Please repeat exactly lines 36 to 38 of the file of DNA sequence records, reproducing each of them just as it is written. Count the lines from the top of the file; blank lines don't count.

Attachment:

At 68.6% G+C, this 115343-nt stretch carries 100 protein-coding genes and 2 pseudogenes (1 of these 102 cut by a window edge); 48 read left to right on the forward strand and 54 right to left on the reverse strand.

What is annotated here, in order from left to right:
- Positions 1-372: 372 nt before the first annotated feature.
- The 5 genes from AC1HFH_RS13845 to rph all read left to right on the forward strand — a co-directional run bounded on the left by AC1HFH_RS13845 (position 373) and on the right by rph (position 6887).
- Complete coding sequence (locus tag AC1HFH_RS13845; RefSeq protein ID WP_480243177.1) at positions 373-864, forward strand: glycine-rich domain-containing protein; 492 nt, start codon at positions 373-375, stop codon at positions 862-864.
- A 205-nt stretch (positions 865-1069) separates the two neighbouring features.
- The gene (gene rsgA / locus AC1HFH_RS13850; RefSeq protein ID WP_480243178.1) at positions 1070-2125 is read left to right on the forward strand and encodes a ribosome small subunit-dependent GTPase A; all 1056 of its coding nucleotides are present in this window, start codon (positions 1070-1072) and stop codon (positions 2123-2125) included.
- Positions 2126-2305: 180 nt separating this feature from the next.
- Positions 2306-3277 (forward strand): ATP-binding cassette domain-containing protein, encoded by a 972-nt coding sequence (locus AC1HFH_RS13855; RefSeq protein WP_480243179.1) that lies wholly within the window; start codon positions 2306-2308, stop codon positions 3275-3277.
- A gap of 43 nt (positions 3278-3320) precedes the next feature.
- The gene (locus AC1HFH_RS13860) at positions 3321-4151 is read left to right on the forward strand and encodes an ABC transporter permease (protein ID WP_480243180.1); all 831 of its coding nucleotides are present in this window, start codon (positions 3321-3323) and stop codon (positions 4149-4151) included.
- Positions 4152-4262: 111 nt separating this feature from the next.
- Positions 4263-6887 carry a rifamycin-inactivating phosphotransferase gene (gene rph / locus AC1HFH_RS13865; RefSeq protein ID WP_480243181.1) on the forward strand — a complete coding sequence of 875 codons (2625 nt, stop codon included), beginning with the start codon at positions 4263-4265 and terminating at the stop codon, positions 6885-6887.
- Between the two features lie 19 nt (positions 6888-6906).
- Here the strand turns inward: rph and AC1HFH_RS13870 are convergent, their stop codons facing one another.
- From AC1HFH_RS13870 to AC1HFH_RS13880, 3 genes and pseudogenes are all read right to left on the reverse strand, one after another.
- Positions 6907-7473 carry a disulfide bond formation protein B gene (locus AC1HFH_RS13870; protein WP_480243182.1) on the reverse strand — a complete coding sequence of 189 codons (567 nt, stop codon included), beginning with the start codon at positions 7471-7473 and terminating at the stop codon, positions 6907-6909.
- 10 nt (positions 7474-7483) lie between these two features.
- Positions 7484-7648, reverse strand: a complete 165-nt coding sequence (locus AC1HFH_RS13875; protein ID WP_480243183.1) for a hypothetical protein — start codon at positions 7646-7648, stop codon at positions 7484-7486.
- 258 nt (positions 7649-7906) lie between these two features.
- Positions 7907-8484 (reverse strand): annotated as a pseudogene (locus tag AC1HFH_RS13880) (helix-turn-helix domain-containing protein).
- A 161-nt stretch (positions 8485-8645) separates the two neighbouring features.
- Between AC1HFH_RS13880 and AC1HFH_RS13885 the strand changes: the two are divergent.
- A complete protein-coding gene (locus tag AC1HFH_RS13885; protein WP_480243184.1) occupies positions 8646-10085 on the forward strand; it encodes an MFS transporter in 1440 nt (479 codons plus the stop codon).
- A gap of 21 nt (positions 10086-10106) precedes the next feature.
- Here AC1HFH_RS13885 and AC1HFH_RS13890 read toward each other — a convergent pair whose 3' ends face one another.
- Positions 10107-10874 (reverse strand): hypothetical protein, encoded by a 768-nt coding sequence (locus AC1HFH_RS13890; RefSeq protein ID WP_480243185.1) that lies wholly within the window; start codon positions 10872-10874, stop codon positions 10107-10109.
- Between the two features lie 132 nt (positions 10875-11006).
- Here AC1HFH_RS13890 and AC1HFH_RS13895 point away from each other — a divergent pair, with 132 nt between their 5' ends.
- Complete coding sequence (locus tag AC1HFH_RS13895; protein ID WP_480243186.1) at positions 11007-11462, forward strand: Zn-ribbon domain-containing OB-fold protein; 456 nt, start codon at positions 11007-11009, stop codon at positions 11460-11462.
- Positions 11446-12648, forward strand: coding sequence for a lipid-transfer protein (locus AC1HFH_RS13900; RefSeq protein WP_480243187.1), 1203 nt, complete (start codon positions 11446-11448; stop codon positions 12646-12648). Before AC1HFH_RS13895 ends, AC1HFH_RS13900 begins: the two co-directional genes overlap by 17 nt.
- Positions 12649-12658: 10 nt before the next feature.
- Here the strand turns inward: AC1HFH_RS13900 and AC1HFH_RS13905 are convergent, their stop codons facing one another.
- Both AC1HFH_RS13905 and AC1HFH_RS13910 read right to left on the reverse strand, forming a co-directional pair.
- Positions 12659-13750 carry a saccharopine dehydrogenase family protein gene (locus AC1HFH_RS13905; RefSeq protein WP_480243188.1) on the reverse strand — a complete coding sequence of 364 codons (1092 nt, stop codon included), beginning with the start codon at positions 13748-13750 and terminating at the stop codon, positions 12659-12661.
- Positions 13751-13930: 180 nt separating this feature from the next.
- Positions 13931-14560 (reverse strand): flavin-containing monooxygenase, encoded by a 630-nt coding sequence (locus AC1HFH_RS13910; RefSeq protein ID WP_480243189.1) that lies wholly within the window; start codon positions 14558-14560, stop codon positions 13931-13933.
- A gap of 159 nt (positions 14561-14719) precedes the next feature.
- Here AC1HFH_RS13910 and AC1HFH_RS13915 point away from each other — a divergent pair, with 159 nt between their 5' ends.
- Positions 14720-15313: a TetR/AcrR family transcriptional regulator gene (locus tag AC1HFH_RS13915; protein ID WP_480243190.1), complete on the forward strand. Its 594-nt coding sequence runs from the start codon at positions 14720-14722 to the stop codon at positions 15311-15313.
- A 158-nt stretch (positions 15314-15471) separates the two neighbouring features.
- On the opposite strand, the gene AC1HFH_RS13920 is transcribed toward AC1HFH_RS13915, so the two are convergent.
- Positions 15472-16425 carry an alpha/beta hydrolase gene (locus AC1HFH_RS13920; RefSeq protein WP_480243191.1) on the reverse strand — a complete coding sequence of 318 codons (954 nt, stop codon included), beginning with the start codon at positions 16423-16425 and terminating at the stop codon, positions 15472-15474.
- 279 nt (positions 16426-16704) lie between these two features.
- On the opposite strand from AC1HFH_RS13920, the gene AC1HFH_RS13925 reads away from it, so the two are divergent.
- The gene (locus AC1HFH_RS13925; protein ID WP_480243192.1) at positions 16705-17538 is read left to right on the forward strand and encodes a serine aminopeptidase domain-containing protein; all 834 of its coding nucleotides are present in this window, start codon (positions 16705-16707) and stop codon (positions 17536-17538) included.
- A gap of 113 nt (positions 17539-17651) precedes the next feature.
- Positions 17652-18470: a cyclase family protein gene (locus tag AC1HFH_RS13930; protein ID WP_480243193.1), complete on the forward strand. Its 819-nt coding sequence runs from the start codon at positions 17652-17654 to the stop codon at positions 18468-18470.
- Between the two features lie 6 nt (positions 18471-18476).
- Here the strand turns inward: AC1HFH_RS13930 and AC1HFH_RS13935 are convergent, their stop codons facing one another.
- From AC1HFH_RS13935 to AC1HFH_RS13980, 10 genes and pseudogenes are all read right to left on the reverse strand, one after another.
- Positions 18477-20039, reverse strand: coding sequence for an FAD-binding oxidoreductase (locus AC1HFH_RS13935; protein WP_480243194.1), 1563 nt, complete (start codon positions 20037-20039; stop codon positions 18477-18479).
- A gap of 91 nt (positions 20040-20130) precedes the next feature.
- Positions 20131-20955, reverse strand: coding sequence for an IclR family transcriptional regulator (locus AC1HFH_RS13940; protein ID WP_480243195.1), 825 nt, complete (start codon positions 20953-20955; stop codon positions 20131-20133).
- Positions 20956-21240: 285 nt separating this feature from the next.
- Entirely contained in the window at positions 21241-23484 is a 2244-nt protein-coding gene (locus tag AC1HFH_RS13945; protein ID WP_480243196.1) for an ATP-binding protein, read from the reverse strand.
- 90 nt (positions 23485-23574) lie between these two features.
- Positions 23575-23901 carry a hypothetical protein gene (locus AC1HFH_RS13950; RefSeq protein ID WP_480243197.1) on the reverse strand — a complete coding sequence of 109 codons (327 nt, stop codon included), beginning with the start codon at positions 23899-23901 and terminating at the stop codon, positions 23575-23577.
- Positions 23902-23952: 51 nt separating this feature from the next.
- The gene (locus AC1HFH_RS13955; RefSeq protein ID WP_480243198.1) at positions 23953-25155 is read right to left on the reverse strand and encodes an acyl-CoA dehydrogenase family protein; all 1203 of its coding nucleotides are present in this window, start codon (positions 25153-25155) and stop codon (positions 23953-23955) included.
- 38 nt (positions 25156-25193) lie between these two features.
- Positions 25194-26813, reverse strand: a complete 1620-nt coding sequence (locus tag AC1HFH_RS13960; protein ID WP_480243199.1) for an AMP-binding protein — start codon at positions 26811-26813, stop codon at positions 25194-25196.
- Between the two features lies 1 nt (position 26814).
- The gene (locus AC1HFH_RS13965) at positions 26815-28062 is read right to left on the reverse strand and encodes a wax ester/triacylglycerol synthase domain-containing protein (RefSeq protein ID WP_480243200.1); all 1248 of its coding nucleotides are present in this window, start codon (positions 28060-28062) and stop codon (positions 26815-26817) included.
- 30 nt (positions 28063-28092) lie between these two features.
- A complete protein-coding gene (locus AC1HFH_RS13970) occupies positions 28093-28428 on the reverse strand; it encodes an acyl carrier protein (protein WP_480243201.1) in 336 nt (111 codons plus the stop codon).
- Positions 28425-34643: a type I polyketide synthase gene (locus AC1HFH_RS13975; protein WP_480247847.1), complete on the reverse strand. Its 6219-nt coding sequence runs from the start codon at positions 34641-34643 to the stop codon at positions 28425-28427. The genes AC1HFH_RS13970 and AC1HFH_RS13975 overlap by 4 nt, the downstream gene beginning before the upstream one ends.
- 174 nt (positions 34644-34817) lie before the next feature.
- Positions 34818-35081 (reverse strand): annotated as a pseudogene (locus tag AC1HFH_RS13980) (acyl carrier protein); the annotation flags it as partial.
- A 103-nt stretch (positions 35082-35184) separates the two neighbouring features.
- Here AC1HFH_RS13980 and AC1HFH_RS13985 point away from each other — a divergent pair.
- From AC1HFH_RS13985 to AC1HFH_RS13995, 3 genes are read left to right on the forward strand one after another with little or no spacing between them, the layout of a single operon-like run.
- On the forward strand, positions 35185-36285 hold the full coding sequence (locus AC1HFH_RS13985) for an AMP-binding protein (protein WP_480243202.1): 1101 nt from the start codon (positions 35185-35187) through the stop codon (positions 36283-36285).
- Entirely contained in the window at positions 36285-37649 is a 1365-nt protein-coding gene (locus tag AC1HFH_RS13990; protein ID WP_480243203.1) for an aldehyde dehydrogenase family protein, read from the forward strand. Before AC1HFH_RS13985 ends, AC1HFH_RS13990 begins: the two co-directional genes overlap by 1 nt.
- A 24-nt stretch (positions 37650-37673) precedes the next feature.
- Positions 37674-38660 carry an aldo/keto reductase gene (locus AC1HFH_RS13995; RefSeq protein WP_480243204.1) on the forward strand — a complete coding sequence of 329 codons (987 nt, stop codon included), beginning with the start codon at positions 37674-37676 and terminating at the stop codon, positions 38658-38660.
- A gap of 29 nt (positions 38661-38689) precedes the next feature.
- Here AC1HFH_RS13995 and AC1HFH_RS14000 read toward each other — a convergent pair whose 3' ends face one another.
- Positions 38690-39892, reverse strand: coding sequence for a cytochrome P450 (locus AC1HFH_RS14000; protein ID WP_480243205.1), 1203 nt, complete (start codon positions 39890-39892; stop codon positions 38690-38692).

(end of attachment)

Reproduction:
- Positions 13751-13930: 180 nt separating this feature from the next.
- Positions 13931-14560 (reverse strand): flavin-containing monooxygenase, encoded by a 630-nt coding sequence (locus AC1HFH_RS13910; RefSeq protein ID WP_480243189.1) that lies wholly within the window; start codon positions 14558-14560, stop codon positions 13931-13933.
- A gap of 159 nt (positions 14561-14719) precedes the next feature.